This is the rarest of books for me. I bought it in hardcover, before it came out in paperback. I am in no mad rush to read the latest books. And even after a lifetime of reading, there’re still constellations of great books I’ve yet to read. Practically all of which can be purchased in convenient and inexpensive paperback form. I actually prefer paperback books for reading. They don’t look as good on the bookshelf, but I buy books to read, not to impress people with what I have displayed in my bookshelf, and the physical act of reading is easier with a paperback. So it was quite unusual that I bought this book in hardback. But then, I used a Christmas gift card, so I didn’t feel so bad about the extra money. And from everything I could tell before purchase, the book would make a really good read of just the sort that I enjoy. So the hardback version of Sapiens was a holiday gift from me to me.

Turns out, I was pretty good to myself with this one. The binding is quite luxurious, with that heavy-stock shiny paper with which coffee table books are bound. But that is the only resemblance to a coffee table book it bears. Unlike the average coffee table tome, and more important than the binding, this is a quite profitable read. It has a few pictures and illustrations interspersed throughout, but not enough that its gist might be discerned by flipping through it like a catalog.

It is not an academically challenging book. The writing is crisp and clear and free of jargon. And while it seems there is no subject too arcane or erudite for Harari to explore regarding the history of H. sapiens, the intellectual byways he travels are readily accessible to the layman. The aptly named chapter titles run the gamut from “A Day in the Life of Adam and Eve” to “The Law of History” to “The Law of Religion”, etc. There are few stones left unturned so far as the saga of mankind’s history and development is concerned.

Harari lumps development into three eras he calls revolutions—the Cognitive Revolution, which he claims kick-started history 70,000 years ago; the Agricultural Revolution which sped it up about 12,000 years ago, and the Scientific Revolution which started about 500 years ago.

What Harari calls the Cognitive Revolution is the time period that started with mankind leaving its East African Eden to disperse, in less than 50,000 years in most cases, throughout the globe. It was during this era that mankind learned to make and use sophisticated tools and became artistic and more linguistically inclined. Harari believes that during this period man learned to think abstractly—as he puts it, to conjure fictitious entities like gods and devils, and to fabricate stories about his and their origins and histories. Like so many others, Harari thinks that the use of the mind to imagine things that don’t exist, and the use of language for communicating ideas both abstract and concrete is what makes H. sapiens who he is. He acknowledges the similarities that H. sapiens has with all the other homo species, but believes language usage and mental capacity distinguishes them.

But Harari’s claims beg a few questions. Why 70,000 years ago? What changed that yielded this explosion in cognitive power 70,000 years ago while modern H. sapiens had been quiescently living in East Africa for at least that long without a historical murmur? It had somehow to be genetic because we know the environment didn’t significantly change. Was it a chance mutation that quickly swept through the small H. sapiens population like an Ebola virus that was opposite in its effect, enhancing their survival and propagation prospects by some mechanism? Nobody really knows. But the notion that a Cognitive Revolution occurred, without even trying to attribute causes to it is something like knowing that Napoleon lost at Waterloo but not knowing why. It’s history’s version of kissing your sister (something which Napoleon might have actually enjoyed, as he was suspiciously close to his sister, if the darker aspects of his history are to be believed).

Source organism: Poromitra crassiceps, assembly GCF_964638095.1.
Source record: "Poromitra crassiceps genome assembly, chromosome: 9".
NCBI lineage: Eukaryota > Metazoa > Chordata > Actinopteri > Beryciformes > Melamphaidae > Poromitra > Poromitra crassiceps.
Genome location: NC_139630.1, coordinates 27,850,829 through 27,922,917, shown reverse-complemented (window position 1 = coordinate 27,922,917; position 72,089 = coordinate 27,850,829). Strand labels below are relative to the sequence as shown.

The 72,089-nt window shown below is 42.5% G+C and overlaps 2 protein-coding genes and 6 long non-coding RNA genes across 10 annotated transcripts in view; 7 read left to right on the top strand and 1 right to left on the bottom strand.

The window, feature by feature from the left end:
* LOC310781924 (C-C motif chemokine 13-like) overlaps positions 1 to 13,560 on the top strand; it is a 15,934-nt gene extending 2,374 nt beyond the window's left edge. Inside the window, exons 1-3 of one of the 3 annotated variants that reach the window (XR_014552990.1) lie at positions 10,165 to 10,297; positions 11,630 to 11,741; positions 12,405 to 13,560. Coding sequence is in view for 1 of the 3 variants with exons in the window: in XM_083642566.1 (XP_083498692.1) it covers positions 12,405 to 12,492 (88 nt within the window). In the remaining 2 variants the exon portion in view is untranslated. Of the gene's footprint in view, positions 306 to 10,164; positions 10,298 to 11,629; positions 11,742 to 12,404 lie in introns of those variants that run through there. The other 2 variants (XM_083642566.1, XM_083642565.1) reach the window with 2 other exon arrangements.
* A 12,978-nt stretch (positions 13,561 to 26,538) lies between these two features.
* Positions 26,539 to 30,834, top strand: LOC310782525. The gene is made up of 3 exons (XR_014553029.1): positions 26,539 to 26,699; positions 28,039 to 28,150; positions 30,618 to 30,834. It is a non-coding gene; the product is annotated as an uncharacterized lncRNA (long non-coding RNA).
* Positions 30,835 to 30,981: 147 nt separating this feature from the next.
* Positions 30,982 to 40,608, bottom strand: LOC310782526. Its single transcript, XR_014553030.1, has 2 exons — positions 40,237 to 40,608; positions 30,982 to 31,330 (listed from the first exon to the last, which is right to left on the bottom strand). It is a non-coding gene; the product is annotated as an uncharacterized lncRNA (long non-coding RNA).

The idea of an Agricultural Revolution is much more widely embraced because the reason for its development is readily understood—through the domestication of plants and animals, mankind figured out how to make food come to him instead of having to chase after or forage for it. As he gained skill in domestication and cultivation, he was able to produce many more calories than he alone could eat, thus freeing up others of the community to spend time in activities that didn’t involve food production. Thus was society stratified and specialized. There arose ruling classes and intellectual classes (mostly shamans, medicine men and fortune tellers at first) and soldierly classes, etc. Always near the bottom were the producers, the class upon which all the others depended. Thus has society been illogically stratified ever since the first field of wheat was sown.

The Agricultural Revolution is with us yet today, and is directly responsible for what came next, the Scientific Revolution. How so? It took a secure, well-fed, critical mass of thinkers to begin the train of questions that would finally lay bare the myths and lies and superstitions cluttering the human psyche about the nature of the universe during the late Middle Ages. Without agricultural surpluses, the Agricultural Revolution would have not have been a Revolution and the Scientific Revolution would not have been possible.

Harari justifiably points out that the Scientific Revolution was European in origin. It wasn’t in Asia or Africa or the Americas where gods were cast aside for the clarity of reason in explaining the nature of nature. It was driven by European thinkers, which is one reason why Europe came to rule the world within a few hundred years of it’s the revolution’s inception, which is generally today called the Renaissance or Early Enlightenment (the other reason being that Europe wanted to rule the world, whereas, for instance, China and India had little interest in what lie beyond their naturally-bounded empires).